Free HIV testing for everyone is crucial to GMHC’s HIV/AIDS prevention and treatment work, but when Louis Bradbury became GMHC’s board president in 1993, the official policy was: Do not get tested.
“When I told the staff that recently, they couldn’t believe it,” Bradbury said, adding that his proudest act as board president was launching GMHC’s Testing Center in 1997.
“Now, it’s accepted that testing for HIV is the way we get people on PrEP [pre-exposure prophylaxis] as soon as possible, or into effective medical treatment,” he said. “That’s the closest thing we have to a vaccine to prevent the spread of the disease.”
In the absence of a cure, Bradbury remains a staunch proponent of HIV testing, but now as a donor. He’s the board president for the Calamus Foundation, which funds HIV/STI testing and prevention for both GMHC and Planned Parenthood of NYC.
But in the early 1990s, Bradbury said, GMHC and other AIDS services organizations opposed testing, because there were no effective treatments and an HIV/AIDS diagnosis exposed people to severe discrimination.
Instead, GMHC promoted safe sex to prevent the spread of HIV with uniquely frank and sex-positive education campaigns.
An AIDS diagnosis was still considered a death sentence in 1993. That year, a major clinical trial of AZT, approved by the FDA in 1987, found it didn’t prevent HIV from progressing to AIDS. And AZT, despite the toxic side-effects, was the only treatment there was.
“It was a very dark time, without much hope,” Bradbury said. “I was going to funerals almost every week for a GMHC staff member, volunteer, or client I might have known.”
By then, three-quarters of the 161,000 Americans diagnosed with AIDS since the epidemic’s onset had died. In New York City, AIDS had become the leading cause of death for both men and women.
“I thought we needed to do testing and help people deal with the outcome either way. I argued all the time with Larry Kramer about it.” said Bradbury, a lawyer.
When he met Kramer in 1989, Bradbury, now 74, had just turned his considerable energies to philanthropy and nonprofit work, after a career in law and business.
The GMHC co-founder was “vehemently” against HIV testing and just as adamant about safe sex, Bradbury said–to the point of suggesting gay men should have no sex at all. Kramer had moved on to co-found ACT UP by then, but the anti-testing viewpoint was common among people fighting the AIDS epidemic.
People known to have AIDS risked losing their jobs, apartments, and healthcare—and being shunned by their families and community, Bradbury said. The discrimination was also about being gay, he added, since all gay men were assumed to be HIV positive.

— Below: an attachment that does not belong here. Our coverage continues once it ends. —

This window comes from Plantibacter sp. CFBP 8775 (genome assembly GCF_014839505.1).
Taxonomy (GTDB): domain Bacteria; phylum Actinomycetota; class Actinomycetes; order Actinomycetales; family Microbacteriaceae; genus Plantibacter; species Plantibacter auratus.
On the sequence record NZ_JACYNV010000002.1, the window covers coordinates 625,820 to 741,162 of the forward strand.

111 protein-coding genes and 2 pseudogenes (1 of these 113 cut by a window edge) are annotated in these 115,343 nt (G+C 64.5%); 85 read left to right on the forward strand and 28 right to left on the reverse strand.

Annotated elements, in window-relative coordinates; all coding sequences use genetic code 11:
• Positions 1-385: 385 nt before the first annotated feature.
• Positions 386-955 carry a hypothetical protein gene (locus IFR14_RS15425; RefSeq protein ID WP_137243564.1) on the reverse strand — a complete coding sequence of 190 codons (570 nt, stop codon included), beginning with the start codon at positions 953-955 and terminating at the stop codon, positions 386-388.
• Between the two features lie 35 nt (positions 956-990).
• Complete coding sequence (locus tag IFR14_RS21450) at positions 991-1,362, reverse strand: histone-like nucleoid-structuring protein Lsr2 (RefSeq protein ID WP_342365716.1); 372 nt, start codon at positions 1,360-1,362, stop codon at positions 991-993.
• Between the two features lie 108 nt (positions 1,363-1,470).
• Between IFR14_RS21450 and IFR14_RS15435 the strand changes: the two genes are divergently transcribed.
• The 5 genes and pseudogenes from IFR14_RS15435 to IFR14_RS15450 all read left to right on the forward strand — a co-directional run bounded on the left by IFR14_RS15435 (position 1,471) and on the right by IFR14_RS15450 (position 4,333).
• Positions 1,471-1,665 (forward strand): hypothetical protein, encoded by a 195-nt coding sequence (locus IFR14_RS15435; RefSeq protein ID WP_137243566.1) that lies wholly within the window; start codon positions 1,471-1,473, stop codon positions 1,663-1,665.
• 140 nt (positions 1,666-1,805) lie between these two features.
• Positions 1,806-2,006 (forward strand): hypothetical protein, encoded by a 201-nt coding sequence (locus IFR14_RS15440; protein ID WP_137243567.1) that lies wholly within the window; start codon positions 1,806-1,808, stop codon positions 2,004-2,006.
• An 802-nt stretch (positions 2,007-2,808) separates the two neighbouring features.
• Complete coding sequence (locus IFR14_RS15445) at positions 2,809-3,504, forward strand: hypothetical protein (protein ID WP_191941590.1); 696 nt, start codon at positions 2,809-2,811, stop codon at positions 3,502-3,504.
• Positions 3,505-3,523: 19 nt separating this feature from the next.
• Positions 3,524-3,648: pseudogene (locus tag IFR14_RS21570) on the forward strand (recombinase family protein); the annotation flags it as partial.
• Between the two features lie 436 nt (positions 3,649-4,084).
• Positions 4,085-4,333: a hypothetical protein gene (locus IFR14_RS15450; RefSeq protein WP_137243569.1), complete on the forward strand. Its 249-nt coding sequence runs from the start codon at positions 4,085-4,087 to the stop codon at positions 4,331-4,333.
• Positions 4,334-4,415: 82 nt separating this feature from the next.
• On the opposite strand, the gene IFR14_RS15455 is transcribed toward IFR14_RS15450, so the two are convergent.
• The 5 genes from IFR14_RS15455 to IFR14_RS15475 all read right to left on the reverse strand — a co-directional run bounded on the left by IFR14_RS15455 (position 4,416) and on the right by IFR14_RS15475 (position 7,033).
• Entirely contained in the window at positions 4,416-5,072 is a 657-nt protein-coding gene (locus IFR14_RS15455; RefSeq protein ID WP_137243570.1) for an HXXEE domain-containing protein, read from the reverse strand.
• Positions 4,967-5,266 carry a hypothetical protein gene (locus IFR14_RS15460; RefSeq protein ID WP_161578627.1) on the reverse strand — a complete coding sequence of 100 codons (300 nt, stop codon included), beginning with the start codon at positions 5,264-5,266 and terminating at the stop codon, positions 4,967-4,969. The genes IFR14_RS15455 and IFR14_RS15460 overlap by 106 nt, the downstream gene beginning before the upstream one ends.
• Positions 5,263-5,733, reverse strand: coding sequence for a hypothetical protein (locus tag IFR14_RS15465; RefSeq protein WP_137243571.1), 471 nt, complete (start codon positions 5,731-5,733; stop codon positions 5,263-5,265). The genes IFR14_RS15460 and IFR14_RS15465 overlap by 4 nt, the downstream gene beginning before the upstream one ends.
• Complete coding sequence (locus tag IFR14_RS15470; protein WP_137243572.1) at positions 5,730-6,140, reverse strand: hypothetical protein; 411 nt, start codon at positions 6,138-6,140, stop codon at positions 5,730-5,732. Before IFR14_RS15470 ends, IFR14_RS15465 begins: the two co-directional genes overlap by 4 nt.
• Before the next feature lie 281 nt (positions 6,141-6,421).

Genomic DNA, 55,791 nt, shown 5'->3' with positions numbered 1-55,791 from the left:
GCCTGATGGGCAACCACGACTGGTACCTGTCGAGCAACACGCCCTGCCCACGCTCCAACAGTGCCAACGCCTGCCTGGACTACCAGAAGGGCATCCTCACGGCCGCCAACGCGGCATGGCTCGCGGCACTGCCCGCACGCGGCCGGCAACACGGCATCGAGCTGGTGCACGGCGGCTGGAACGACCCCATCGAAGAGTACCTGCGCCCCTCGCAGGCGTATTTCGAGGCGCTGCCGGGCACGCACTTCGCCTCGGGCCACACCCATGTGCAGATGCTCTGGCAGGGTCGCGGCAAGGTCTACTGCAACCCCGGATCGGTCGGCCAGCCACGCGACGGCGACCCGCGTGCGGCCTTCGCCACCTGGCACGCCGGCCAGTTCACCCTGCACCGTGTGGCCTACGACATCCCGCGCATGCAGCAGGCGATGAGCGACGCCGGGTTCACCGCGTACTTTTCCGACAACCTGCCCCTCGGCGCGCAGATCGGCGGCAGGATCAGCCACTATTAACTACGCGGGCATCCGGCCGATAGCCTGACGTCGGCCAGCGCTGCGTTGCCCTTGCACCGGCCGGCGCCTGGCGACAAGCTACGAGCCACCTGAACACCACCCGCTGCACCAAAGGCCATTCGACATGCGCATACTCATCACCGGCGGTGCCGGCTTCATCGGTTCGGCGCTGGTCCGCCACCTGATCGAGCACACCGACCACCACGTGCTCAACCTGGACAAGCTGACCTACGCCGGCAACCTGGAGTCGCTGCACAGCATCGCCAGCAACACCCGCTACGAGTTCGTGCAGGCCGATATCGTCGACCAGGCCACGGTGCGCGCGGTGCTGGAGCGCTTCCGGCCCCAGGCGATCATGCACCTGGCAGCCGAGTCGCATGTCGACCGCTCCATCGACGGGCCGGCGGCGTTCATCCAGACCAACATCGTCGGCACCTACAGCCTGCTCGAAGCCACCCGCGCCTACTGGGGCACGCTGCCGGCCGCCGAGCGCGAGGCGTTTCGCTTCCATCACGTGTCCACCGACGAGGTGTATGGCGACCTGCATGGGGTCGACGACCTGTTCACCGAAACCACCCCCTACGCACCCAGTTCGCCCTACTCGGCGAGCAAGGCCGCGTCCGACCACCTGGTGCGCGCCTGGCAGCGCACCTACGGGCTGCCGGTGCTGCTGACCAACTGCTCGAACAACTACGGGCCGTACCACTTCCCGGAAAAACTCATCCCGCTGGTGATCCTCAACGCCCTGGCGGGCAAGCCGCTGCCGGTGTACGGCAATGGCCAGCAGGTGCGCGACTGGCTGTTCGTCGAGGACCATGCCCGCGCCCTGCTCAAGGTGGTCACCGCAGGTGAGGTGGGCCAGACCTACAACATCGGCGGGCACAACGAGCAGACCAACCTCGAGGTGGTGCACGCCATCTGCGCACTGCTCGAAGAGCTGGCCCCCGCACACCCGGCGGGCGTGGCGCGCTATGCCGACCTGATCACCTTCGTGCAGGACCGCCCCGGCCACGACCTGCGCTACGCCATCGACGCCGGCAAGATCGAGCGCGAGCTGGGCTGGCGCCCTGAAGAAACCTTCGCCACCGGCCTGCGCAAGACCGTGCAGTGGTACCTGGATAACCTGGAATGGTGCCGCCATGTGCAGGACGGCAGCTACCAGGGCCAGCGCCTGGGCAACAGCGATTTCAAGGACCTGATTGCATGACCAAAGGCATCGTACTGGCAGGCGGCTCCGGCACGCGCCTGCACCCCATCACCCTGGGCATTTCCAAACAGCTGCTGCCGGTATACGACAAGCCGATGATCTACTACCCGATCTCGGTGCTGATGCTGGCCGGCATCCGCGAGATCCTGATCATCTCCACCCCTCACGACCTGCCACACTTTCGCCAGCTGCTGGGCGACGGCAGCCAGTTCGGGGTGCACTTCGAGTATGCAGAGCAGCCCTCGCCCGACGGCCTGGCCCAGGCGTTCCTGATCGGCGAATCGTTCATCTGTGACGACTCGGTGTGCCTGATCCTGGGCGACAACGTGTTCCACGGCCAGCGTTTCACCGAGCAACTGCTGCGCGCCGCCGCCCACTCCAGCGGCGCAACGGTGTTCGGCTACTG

In that climate, people at risk for HIV—-gay men, but also IV-drug users and women potentially infected by a male partner—feared a positive diagnosis would not stay confidential, Bradbury said.
The NYC Health Department had opened the city’s first anonymous HIV testing center in Chelsea in 1986, but the results weren’t always accurate, Bradbury said. “People didn’t trust it.”
And people worried that if they got an HIV test at a doctor’s office, their health insurer would find out and inform their employer, he said. What’s more, he added, “Doctors often didn’t know what to say to people who were HIV positive, and they didn’t know what safe sex was.”
Getting that information to GMHC’s clients was crucial to their health, Bradbury thought, no matter their HIV status. He wanted GMHC to offer a confidential test, where people could pay cash, find out their HIV/AIDS status, and get counseling.
“But it was not my persuasive arguments that got the testing center,” he said ruefully.
Instead, GMHC finally abandoned its anti-HIV testing stance in the mid-1990s, he said, because new cocktails of protease inhibitors had emerged that made HIV/AIDS a treatable disease. Even Kramer came around later, Bradbury added, stating publicly in 2016 that testing was the way to beat the epidemic.
The David Geffen Foundation agreed to donate $2.5 million to start a testing center in 1996, but only over 10 years. Bradbury said he asked Geffen for “more up front, and sooner,” and the film mogul agreed to accelerate the payments over three years.
Moving With the Disease
By the time the Testing Center opened the following year, Bradbury said, gay white men made up less than half of GMHC’s clients.
“By then, many white gay men were on the cocktail,” he said, but in the more marginalized communities GMHC served, most Black and Latino people, including women, were not—and they urgently needed confidential HIV testing and counseling.
“The wonderful thing about GMHC is we followed the disease,” he said. “Yes, it was founded by gay white men, but the disease also affected the Black community, IV drug users, and their wives or girlfriends.”
Bradbury said he was often asked why GMHC didn’t open satellite centers outside of Manhattan for greater accessibility to HIV-related social services. It was to preserve clients’ anonymity. “People wanted to come to GMHC, not somewhere in their neighborhood where everyone would know,” he explained, adding that GMHC provided free subway passes.
Bradbury supports making PrEP available to all, he said, because it’s still marginalized communities, such as transgender and gender non-conforming people of color, who are often hardest-hit by HIV.
GMHC is backing three bills currently before the New York Legislature to expand PrEP access. Respectively, they would require insurers to cover the cost of the HIV-prevention medications, bar insurers from requiring prior authorization for PrEP, and allow pharmacists to dispense limited quantities of PrEP without a prescription.
“Testing is as important today as it ever was, because it’s inextricably connected to prevention through PrEP,” Bradbury said. “We still need to reach people who are not aware of the risk, so they can get testing, treatment, and live a longer life.”